Tuesday, January 03, 2012


“The prototypical script of anger in the Hebrew Bible needs to be understood not in terms of an American or Japanese model but on its own terms. It arises in response to perceived wrongdoings more than mere frustrations over daily affairs. It is concerned with ethical issues and is communal, directed not toward things but toward people. It almost always results in some form of estrangement and frequently leads to violence. Consequently, it tends to be evaluated negatively but, because of its moral dimensions, it also has positive qualities. The associative networks of biblical anger pertain to the concepts of jealousy, fire, evil, extreme violence, and pouring out—far more than to the Western associations with being mad, inner fluids rising, or explosiveness.”— From Fratricide to Forgiveness: The Language and Ethics of Anger in Genesis , page 87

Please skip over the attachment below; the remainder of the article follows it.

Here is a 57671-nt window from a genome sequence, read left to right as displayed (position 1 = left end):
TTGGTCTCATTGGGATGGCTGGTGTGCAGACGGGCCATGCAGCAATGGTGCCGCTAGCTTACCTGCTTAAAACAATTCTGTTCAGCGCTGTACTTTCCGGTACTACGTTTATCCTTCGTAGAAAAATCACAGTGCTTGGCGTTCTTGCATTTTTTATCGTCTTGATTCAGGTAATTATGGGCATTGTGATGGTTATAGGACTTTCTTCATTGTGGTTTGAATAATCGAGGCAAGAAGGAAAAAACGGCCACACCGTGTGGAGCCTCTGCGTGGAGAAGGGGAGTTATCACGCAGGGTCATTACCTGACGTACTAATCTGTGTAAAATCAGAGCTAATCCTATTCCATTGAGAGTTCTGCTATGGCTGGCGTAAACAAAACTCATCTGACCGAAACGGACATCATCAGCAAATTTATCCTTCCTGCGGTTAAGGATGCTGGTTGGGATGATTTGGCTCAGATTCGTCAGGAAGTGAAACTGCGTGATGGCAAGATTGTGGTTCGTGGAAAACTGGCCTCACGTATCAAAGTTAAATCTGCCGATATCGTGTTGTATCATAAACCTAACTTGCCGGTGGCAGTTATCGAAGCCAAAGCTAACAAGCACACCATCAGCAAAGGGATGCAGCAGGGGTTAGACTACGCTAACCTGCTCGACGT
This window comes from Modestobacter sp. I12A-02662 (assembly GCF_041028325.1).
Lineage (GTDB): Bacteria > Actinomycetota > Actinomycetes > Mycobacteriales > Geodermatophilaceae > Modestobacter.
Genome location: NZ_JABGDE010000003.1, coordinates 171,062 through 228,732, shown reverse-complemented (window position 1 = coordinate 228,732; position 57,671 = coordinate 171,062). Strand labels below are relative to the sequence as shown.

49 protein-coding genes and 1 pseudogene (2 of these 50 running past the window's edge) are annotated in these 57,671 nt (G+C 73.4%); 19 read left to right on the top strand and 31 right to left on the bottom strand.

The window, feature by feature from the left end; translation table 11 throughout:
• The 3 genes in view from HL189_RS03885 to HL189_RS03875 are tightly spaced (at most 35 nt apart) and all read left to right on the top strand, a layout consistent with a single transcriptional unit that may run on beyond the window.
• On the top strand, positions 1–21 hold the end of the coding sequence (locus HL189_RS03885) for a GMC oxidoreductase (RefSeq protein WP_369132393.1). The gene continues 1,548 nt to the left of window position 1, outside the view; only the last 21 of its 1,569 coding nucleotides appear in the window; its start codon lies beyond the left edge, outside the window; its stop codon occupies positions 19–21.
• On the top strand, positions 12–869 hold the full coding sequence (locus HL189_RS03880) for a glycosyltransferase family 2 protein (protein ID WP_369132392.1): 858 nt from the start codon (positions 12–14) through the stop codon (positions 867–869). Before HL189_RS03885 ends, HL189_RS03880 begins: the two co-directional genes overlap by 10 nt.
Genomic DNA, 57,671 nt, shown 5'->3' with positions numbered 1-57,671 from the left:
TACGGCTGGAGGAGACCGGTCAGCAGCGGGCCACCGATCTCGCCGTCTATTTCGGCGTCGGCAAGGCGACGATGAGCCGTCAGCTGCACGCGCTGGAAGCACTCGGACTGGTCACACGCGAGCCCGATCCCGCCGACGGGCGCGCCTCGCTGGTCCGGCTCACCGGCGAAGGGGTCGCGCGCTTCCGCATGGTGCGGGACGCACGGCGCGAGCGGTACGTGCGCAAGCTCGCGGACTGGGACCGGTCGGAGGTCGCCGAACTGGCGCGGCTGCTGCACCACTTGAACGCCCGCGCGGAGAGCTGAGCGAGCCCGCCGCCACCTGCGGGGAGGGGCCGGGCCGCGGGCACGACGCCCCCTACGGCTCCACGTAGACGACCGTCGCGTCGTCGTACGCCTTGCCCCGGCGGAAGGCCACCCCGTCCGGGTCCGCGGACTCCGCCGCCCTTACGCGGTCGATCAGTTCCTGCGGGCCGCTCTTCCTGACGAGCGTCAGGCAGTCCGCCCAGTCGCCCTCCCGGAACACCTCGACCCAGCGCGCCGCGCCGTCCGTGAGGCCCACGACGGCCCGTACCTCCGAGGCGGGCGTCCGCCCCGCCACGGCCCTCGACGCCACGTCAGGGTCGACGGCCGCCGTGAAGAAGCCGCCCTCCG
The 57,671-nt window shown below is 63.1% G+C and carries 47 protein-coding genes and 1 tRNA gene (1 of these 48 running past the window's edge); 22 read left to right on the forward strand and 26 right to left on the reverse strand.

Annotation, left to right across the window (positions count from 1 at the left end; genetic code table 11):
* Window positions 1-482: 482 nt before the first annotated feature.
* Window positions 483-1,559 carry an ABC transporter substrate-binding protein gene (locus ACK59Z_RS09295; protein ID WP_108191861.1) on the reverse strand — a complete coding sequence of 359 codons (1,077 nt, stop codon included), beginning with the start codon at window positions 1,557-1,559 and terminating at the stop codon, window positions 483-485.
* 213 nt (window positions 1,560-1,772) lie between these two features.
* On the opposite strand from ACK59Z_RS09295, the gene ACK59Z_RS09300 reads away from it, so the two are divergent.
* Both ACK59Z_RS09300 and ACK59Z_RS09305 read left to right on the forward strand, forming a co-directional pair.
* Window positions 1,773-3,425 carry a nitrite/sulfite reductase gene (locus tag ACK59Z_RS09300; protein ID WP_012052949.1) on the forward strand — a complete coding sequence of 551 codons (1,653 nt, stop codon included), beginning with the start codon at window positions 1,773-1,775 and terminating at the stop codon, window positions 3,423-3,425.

<idle musing>
Interesting, isn't it, that we get mad at things when they don't go our way, but the Israelites would get mad about ethical and communal issues. I wonder who should be considered more "civilized"?
</idle musing>

1 comment:

Edwardtbabinski said...

We get frustrated today. I wonder how calm Jesus might have stayed if he was waiting in a long line in the supermarket on Christmas Eve while the lady up front started writing a check after her credit card didn't clear.